Individual Paleo Exploration

Source: USDA 1992 Food Guide Pyramid and Balanced Bites Paleo Pyramid, via Caveman Col

 An individual journey

When we start exploring the questions like, "What we should really be eating?" and "What health related media sources should I listen to?", things can get confusing really fast. There's so much information out there, and so many conflicting arguments from all sides that it can be overwhelming. That's why I think taking an individualized, exploratory approach is most helpful.

When you start out a Paleo diet, you read basic information about what things you should and should not eat, such as through an article listing Paleo foods or the using the Paleo pyramid above. These presentations are a helpful starting point because they communicate the fundamental principles of the diet and get the basic message out there in an easily digestible form. However, they are just the beginning, a jumping off point from which you can begin your individual exploration, and not, as many people think, a rigid, closed system.

On this point I think it's super helpful to read Chris Kresser's article Moving from a “paleo diet” to a “paleo template” In it he talks about experimentation and the importance of taking into account the individual variations between people. E.g, some of us handle nuts and seeds better than others. Many people who have issues with milk can still eat butter, or ghee. Some people also don't seem to gain weight no matter what they eat! What's up with that? (My brother eats all kinds of crap and he's thin and muscular.) These things also change with time and circumstances. Are you a high-level athlete? Are you pregnant? Do you have thyroid issues? Are you diabetic? Are you 20 years old or 60?

These things really matter in terms of how your body is going to function. So, of course it comes down to finding the things that work for you, and respecting the fact that you have a unique body, with unique hormones and digestive systems, and the only one who can tell you if something is good for you is YOU. Trust yourself and listen to your body!

So, how do you find out the ideal Paleo-based diet for you??

Removing Foods

One important thing to mention is the role of removing potentially problematic foods from your diet before you make a judgement about them. As Dave Asprey says, you have to get clean so you can get dirty. In other words, you need to build an accurate understanding of how different foods actually affect you. For me, I had eaten wheat my entire life, every day, and I never noticed anything negative from it at all, but I gained a lot of weight over time and didn't know why. After learning about the Paleo Diet and reading Wheat Belly by William Davis, I decided to give the no-wheat thing a go, and after just a few weeks I started to really lose weight. It's been 5 months now and I've continued to lose weight and build muscle in that time, and my energy is great! I've had wheat about 3 or 4 times since then, and have noticed serious negative effects afterwards. Removing wheat from my diet allowed me to get some real perspective on how it affects me, which I never could have done otherwise.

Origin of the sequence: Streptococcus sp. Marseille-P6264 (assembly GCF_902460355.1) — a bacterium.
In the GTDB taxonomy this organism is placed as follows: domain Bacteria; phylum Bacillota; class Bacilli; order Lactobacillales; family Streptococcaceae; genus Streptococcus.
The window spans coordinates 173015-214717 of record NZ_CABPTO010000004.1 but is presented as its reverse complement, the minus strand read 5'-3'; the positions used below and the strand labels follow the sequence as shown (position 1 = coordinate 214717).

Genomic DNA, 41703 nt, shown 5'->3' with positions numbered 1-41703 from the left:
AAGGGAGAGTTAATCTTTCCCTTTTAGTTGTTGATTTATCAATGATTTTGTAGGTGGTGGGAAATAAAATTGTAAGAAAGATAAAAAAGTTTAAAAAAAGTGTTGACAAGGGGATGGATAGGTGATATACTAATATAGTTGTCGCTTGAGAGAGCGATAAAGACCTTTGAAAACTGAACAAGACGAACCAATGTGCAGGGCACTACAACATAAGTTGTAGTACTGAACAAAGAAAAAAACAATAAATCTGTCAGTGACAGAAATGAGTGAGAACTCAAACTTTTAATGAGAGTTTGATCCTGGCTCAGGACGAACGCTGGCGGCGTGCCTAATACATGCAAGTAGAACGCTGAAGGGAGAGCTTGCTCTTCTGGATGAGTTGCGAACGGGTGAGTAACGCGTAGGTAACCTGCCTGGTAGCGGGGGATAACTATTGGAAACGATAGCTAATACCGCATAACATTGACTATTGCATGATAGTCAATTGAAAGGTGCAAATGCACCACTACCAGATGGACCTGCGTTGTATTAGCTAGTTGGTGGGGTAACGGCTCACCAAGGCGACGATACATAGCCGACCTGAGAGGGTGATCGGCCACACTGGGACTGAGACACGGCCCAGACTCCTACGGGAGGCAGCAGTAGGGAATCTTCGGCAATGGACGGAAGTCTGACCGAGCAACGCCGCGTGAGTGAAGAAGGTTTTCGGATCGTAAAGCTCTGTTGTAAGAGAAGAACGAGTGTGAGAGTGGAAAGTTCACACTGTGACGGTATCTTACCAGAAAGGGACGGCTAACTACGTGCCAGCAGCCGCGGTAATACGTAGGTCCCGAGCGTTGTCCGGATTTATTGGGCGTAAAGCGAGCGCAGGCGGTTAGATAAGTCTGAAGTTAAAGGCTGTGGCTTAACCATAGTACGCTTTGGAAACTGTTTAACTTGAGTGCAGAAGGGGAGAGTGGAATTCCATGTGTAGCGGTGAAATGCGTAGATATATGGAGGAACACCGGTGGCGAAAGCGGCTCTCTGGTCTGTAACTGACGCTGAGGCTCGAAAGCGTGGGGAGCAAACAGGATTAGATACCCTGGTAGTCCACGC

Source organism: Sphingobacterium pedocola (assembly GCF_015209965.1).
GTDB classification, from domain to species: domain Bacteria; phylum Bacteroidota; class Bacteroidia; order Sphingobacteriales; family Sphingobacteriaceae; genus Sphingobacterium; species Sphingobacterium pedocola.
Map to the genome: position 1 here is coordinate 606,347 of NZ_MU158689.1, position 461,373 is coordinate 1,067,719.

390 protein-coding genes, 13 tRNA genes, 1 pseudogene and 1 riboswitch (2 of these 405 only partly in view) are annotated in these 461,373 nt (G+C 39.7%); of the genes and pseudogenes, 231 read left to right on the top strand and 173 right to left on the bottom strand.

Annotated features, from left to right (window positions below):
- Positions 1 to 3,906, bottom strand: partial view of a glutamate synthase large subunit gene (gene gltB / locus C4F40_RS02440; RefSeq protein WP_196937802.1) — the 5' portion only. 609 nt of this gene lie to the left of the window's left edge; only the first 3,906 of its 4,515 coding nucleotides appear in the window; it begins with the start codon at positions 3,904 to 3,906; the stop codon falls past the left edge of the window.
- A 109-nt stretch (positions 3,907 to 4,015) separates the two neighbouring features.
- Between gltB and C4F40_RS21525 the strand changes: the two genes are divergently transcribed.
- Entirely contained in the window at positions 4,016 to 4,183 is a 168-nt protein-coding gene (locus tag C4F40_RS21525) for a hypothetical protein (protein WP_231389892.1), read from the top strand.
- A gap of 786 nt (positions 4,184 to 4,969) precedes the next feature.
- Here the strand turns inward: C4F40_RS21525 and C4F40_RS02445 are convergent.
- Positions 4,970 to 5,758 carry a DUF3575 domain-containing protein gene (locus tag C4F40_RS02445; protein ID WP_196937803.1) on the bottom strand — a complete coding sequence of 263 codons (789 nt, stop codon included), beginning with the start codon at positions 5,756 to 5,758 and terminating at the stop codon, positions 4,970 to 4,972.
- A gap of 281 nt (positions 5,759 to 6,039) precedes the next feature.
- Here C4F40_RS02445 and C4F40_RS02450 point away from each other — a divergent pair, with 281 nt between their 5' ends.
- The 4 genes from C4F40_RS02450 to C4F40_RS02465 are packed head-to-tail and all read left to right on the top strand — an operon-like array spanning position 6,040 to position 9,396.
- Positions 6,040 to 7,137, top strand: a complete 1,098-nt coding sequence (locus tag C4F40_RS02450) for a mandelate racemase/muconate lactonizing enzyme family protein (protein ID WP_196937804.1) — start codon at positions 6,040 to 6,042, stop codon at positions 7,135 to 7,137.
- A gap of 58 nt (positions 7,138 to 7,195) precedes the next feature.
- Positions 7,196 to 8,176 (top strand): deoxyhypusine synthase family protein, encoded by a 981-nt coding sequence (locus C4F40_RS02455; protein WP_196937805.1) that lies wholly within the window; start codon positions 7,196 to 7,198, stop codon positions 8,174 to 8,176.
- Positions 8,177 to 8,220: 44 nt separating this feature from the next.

A lot of Paleo resources talk about specific foods that affect some people more than others (great example: the Whole 30 challenge). Check out some of the elimination diets if you're not sure why you don't feel optimal, and cut something out for a few weeks to see what changes!

Be Bulletproof

If you're curious about the Paleo diet I think a great place to start is with Dave Asprey's Bulletproof Diet, which is an "upgraded Paleo," optimal health-based approach. He's just one voice among many, but I think it's a great starting point because of the presentation. Here's an example to show how clearly it's presented:

This shows the range of common oils and fats out there and their relative benefits to you nutritionally. What I like about this scale is that it's not explicitly forbidding you from anything, and allowing you to make your own choices. The only goal is to eat closer to the green side of the spectrum. If you eat some junk food one time you wont haven't failed the diet, and you can just get up the next day and keep working on eating closer to the green side.

My experience is that I started buying grassfed butter and coconut oil, and got rid of my vegetable oil in the house, but when I go out to eat I'm less picky because I just want to have fun and not worry about it too much. That's the guideline I've set for myself, and I feel good about it because I developed it myself and it works for me. I'm making my own educated choices, which is what it's really about. Once again, you are the only one who knows what's best for you! Go explore and keep learning about yourself!

Good luck on your health and nutrition journey!


  1. My husband and I do paleo, but we are far from perfect, even indulging in the occasional sushi, it works for us and as long as we feel good and healthy I think that's important.
    I'm so happy to read a post that has a refreshing and real outlook on the paleo lifestyle.

  2. i am trying to cut back on dairy like you did wheat. Hoping to see some positive benefits soon!

  3. I love how you push that important of each person as an individual - people often try to find something and follow it exactly and wonder why it doesn't work - everyone is so different! I try to go by an 85/15 rule. 85% of the time I can control what I am eating and eat clean. 15% of the time I don't worry about it - liking going out with friends as you said!


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